Sunday, August 29, 2010

I was interviewed for
PrintMediaCentr by Deborah Corn on the topic of JDF (Job Definition Format).

As more and more print production tasks are becoming controlled by connected multi-vendor systems, we need a common, standards based language that enables these system to 'talk'.

JDF is an instance of XML. JDF is designed to carry a print job from genesis through completion. This includes a detailed description of the creative, prepress, press, postpress and delivery processes.

Several people have asked me "what is XML ?"

XML is a rule book about how a computer language needs to "be".

When a computer talks with another computer, there needs to be a language. Like any language, we need nouns and verbs, we need adjectives too.

Here is an example;


At first glance this is both hard to read and to hard to fully understand unless we add a few things like spaces and punctuation.

i put coffee table very hot

That is a little better - but without syntax and other important bits we use in language rules, it is still not easily understood. Now, if we add all that stuff...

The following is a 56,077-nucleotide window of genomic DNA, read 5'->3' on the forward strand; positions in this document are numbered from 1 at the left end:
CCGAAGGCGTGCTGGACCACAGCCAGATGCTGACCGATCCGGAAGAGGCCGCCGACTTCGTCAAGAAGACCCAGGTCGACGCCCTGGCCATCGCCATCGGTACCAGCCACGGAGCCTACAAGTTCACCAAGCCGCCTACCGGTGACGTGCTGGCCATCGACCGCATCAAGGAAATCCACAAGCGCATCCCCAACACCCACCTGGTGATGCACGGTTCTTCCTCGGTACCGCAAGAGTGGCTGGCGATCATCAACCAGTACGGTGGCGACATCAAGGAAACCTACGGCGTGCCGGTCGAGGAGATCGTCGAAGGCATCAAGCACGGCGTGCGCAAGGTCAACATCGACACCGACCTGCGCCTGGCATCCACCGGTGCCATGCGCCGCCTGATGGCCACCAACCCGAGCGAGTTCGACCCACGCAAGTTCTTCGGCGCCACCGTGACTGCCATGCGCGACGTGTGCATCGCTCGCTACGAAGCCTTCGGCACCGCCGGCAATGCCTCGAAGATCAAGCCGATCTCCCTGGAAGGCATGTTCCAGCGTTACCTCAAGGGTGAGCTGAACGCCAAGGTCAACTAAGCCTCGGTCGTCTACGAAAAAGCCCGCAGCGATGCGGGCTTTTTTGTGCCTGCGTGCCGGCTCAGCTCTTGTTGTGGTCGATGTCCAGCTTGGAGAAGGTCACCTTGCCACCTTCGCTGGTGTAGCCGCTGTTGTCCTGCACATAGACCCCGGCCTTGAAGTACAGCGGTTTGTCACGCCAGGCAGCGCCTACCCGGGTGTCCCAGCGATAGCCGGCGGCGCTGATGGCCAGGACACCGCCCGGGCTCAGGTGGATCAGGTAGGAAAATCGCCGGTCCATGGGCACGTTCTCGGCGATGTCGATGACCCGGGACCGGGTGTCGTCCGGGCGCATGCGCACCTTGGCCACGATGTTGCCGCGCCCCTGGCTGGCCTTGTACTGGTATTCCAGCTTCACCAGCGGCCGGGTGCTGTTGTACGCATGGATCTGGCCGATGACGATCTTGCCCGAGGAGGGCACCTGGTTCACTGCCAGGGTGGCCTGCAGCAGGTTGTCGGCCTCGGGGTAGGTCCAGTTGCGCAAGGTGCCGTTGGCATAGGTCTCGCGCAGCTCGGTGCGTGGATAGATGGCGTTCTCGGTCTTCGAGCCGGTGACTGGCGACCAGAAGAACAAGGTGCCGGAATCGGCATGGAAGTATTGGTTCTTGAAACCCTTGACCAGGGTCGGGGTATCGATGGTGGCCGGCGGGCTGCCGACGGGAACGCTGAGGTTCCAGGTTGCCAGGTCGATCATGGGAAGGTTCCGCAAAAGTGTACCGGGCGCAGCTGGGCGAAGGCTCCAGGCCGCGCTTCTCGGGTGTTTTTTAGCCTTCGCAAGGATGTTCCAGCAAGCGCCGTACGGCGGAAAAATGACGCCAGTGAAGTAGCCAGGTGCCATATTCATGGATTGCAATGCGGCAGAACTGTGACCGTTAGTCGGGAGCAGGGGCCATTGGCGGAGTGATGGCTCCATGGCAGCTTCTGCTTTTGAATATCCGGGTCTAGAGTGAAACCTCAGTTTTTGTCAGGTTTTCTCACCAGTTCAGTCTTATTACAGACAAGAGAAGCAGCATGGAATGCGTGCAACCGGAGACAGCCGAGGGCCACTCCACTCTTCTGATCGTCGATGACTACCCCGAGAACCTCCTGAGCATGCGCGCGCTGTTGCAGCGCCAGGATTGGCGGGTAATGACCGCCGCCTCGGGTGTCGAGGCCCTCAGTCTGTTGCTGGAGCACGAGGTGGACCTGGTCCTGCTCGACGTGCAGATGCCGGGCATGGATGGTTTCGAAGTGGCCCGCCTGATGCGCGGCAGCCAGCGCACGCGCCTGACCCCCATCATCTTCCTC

I put (your) coffee (on the) table (and it's) very hot.

I is the noun, Put is the verb, Your is a pronoun, Coffee is yet another Table is a noun, Very is an adverb and Hot is an adjective - get the picture ? We need rules to make this make sense.

In an XML laungage, we needed to include these rules inside a message, you might express these rules as tags.

< verb > Put < pronoun > Your < noun > Coffee etc...

You may have been able to assume a few things because we are humans and we have 'context' - we may have had a conversation about you wanting some coffee, and you might even guess which table I am speaking about, but even if you guessed wrong, you can walk around and find it...

In the computer to computer world, we do not have the luxury of context or assumptions.

EVERYTHING must be spelled out.

We can't have unanswered questions like "Is the coffee in a cup ? Which table ? Is there a cream and sugar available ? If so, where ? Are there spoons and napkins ?

You can see - you need very specific things for very specific tasks.

Besides language structure -
JDF has a Glossary

Something as simple as a PayPal payment becomes quite complex because it is not just your computer and my computer that needs to communicate, it is several other computers and systems that need to not just listen but respond.

That is what XML enables.

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